Another stealth tax is arguably the steep hike in probate fees approved by Tynwald in July 2013, which amounted to an indirect tax, according to the IoM Law Society president. The cost for having a will officially approved is now calculated on the value of the estate and doesn’t reflect the work involved nor, again, the ability of people to pay. Many fees, such as road taxes, seem to have increased above the rate of inflation with little justification except the need to raise revenue.
Provision of local authority housing and schemes to enable first time buyers to get on the property ladder also need reviewing. I would be in favour of means testing so that those who can afford to pay more local authority rent do so. Generally I am in favour of a more targeted benefit system to support those in need, the vulnerable, the sick and also those attempting to escape poverty by working in low paid jobs.
Attention is also needed to determine whether more local authority housing is needed for people in some areas. For instance, building single person units in Maughold would perhaps accommodate the elderly wishing to downsize and enable family housing to be freed up for people who cannot afford to buy.
Another area of concern is the destruction of our uplands and footpaths by off-road bikes. This is one niche tourism that costs more than it brings in – on both an environmental and a practical level. Local authorities should have the right to close tracks to motorcycles in the event they are damaged or at risk of damage, for instance during wet conditions. It cannot be right that the brief pleasure of a few can result in years of destruction for the whole community.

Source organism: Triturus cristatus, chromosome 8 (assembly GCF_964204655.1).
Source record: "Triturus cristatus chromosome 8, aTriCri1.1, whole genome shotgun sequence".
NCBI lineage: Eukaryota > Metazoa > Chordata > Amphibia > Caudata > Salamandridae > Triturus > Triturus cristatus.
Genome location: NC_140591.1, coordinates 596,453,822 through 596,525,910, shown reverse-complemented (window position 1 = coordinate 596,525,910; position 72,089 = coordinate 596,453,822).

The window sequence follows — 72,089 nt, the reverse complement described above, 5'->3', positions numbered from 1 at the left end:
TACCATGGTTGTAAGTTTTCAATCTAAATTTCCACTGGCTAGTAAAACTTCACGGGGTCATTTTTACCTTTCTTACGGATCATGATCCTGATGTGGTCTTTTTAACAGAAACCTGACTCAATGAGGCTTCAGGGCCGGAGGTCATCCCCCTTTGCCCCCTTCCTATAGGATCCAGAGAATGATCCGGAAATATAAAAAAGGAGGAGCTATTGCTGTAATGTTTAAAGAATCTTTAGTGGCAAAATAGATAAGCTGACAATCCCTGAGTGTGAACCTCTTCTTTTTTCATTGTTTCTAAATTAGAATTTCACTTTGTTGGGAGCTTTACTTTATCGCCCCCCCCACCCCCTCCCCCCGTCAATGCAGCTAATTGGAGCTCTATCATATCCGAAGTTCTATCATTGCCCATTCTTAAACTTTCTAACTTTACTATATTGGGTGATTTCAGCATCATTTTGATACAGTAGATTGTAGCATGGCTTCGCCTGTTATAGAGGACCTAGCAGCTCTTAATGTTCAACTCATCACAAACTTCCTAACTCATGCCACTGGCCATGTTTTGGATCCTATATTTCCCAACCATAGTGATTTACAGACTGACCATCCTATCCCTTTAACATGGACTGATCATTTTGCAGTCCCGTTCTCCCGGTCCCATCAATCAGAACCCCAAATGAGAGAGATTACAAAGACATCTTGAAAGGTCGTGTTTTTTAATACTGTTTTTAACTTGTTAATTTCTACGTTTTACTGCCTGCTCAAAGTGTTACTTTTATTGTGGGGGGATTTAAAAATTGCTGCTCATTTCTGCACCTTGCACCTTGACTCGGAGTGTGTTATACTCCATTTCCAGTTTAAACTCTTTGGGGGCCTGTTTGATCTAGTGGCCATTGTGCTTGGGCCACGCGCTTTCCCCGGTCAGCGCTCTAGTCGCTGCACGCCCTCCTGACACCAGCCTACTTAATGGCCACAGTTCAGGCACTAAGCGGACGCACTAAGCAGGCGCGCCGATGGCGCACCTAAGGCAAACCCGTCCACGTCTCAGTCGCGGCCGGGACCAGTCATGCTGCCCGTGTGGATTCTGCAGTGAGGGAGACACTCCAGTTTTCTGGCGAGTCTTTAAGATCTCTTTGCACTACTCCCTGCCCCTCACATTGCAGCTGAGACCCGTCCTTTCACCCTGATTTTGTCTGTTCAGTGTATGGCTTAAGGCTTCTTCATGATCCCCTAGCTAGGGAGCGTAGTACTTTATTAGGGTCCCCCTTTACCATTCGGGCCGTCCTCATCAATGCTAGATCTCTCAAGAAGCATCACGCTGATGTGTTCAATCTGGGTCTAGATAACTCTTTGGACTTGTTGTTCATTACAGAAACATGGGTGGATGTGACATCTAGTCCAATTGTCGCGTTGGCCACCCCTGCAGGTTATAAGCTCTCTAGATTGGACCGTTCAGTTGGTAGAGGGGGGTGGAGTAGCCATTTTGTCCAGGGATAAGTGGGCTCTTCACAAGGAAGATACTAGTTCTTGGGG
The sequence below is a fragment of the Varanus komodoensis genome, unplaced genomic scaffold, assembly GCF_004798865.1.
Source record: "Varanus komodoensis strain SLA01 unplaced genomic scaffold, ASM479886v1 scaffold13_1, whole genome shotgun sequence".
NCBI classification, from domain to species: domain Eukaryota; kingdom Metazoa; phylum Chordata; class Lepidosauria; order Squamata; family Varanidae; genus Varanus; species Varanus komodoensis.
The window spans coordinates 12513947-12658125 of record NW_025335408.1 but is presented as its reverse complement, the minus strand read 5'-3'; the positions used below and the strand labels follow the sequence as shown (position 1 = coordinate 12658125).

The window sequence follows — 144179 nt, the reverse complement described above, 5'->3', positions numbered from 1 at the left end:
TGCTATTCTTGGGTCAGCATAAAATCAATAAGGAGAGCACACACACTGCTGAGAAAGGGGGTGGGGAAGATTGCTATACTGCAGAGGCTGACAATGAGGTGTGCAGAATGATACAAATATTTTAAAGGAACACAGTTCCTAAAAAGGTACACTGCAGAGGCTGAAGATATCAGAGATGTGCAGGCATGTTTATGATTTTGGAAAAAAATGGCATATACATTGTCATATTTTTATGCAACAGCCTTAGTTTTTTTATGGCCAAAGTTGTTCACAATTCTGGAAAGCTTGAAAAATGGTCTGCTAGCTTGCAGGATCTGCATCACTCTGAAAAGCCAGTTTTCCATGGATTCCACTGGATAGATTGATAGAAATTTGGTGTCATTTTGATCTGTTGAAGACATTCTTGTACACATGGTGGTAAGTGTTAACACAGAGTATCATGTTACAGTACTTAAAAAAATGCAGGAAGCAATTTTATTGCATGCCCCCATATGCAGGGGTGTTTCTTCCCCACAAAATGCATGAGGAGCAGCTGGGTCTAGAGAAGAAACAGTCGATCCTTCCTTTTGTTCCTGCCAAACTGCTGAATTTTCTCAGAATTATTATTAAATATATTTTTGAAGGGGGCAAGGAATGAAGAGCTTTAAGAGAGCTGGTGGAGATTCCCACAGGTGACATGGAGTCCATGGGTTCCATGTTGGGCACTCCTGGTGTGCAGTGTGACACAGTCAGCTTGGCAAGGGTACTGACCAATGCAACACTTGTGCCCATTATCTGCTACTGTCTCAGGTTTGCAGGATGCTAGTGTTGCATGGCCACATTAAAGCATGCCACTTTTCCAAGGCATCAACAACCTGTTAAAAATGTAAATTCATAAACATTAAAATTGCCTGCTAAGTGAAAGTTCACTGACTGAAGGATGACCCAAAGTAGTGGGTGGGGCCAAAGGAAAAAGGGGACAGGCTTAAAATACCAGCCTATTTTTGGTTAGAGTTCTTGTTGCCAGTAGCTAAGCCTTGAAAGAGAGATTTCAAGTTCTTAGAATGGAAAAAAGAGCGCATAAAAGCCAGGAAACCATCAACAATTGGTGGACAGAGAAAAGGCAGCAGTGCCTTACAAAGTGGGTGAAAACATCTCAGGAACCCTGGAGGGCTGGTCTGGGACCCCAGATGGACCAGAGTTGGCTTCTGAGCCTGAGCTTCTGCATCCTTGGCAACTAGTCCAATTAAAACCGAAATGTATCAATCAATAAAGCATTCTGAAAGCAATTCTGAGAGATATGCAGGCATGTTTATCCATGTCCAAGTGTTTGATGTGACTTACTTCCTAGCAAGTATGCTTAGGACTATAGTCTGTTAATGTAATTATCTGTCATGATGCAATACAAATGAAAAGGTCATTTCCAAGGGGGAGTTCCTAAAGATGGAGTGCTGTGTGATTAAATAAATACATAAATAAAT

A bridge of sighs
The replacement bridge in old Laxey cannot open soon enough to reunite the village and enable affected businesses to heave a collective sigh of relief. There is little point in criticising the design when it is almost complete. What is emerging from speaking to people on the doorstep is anger at perceived government waste and ineffective working practices exemplified by the bridge but considered common across government. Transparency and openness in government are not just words to be bandied about. Government needs to be open with the community and communicate better about what it is doing, and also to admit when things go wrong.
Flood prevention strategy
The ‘once in a lifetime’ floods that caused the bridge collapse in December 2015 are being experienced more regularly and with climate change will likely become more frequent. The Island requires a comprehensive flood prevention strategy. Local authorities are again best placed to provide input into regional strategies. Routine dredging of rivers needs to be undertaken where this is shown to reduce flooding. Equally other strategies such as clearing flood plains and planting trees in the uplands to foster natural bogs should be included in area plans.
Linked to this is the issue of untreated sewage being pumped into the sea. The IRIS scheme failed to deliver clean bathing beaches and more should be done to develop regional sewage treatment works to end the release of raw effluent.